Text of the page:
How to choose a publisher

Apr 14, 2013 by

This discussion popped up on AbsoluteWrite the other day. When you watch writer after writer fall into the same traps due to their own ignorance (and their ignorance that they’re ignorant) sometimes you just want to shake people until the silly falls out of them. But that’s assault, and also not how brains work. Instead, I thought I’d share my ‘choosing a publisher checklist’.

How did you hear of this publisher? Have you bought books from them before? Do you recognise any of their authors? If your only point of contact is a google search for “publishers” you’re probably on the wrong track.

Do they want your money? You can almost certainly do better. Yog’s law: money flows towards the writer. Do they claim it’s normal to pay to be published these days? You can definitely do better. You don’t want to be in a business relationship with someone who flat out lies to you from the get go.

Do they accept your genre/pairing/kink? If they don’t, you’re probably in the wrong place. Yes, I know your book is special and wonderful and you really want to work with them despite the fact they’re a romance publisher and you’ve written horror, but even if they did accept it (and be very wary of a publisher that launches itself out of its niche like that!) all of their promotion, connections, branding and their readers will be irrelevant to you.

Do they accept all genres/pairings/kinks? If they’re not a huge, (inter)nationally renowned publisher you can find in every section of your local brick and mortar bookshop, this is probably a bad thing. Small publishers do better when they focus their efforts on niches.

Is the website aimed at readers or writers? Readers good, writers bad.

How easy is it to buy a book?

Is the book you bought any good? Is it interesting, with a compelling plot and engaging characters? Is it formatted correctly? Is the grammar and spelling correct? Is the cover visually appealing?

If no to any of the above, why are you still looking at this publisher?
If yes to all of the above, buy another book. Repeat.

If still yes, congratulations, you have a new source of good books to read! Get distracted from your manuscript, spend next three weeks reading through your new haul.

Remember publisher. Go back to website. Try and ignore those tempting ‘buy’ links.

What does their ‘About Us’ tell you? Do the staff have relevant experience in publishing? This does not include ‘writing’. Especially if they’re all published by their own publisher. Google the staff – LinkedIn is especially useful for determining if a publisher is run by one person under ten names or ten people.

What are their contract terms?Are the contract terms available on the site? A copy of the contract may not be forthcoming, but most submission FAQs answer the obvious questions. If there is nothing, email and ask. If they refuse to release contract details to anyone other than contracted authors, wonder what they’re hiding.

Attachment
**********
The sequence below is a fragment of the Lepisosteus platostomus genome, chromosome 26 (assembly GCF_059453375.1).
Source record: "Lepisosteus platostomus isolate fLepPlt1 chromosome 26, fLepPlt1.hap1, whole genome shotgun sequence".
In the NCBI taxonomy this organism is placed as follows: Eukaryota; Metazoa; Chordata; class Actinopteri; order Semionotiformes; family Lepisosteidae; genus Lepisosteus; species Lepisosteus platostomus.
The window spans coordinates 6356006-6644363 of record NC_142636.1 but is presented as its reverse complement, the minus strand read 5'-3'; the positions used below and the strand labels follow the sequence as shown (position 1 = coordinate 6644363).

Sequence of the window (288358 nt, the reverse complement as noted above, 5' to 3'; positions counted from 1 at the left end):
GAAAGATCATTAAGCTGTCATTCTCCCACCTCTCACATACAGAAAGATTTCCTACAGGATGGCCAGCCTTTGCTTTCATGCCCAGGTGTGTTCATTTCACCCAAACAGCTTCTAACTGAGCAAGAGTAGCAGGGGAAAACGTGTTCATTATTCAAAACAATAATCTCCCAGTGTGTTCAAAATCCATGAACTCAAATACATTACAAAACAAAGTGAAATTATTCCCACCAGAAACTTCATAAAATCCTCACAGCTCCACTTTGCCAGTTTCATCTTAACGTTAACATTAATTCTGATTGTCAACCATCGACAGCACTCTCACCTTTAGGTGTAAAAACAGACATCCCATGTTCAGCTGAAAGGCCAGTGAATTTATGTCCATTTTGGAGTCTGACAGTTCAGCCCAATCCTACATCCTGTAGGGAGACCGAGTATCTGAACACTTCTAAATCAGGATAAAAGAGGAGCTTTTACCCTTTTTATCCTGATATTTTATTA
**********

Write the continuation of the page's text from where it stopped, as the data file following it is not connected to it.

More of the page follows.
Red flags include:
– life of copyright contract without solid reversion rights (with epublishing and POD, out of print is basically meaningless)
– a grab for rights they don’t appear to be able to take advantage of, e.g. translation rights, audio rights (unless audio versions are available, obviously!), film rights etc
– royalties based on net, without a strong definition of net (preferably limited to retailers cuts)
– right of first refusal to future works without well-defined circumstances in which you can turn them down (e.g. if you get a better offer, or limited to direct sequels)
– detailed demands relating to your role in marketing your books
– use of the phrase “Your book will be available TO stores” as opposed to “Your book will be available IN stores”, and similar weasel wording. A good contract should not be vague.
– misuse of legal terms
– a contract that appears to have been used by another publisher first. Copyright infringement is bad!

Are their current authors happy with them? Try googling the name of the publisher plus words like “scam”, “problem”, “complaints”, or “non-payment”. Check sites like AbsoluteWrite, Preditors & Editors, Writer Beware and genre-specific watchdogs such as EroticRomancePublishers. Email several of their authors to get a wider picture of their satisfaction.

Are they currently accepting submissions?

If you can answer all of the above confidently and without niggling doubts (now is a really, really bad time to start lying to yourself) submit your manuscript. Buy some more books to keep yourself busy while waiting for a reply. If it’s an acceptance, and you get a contract, ask someone with experience in publishing contracts (not housing contracts, not employment contracts, not insurance contracts…) to go over with with you. Don’t be afraid to negotiate. Don’t sell yourself short. Don’t rush yourself.

Always remember: being badly published is worse than not being published at all.


Add a Comment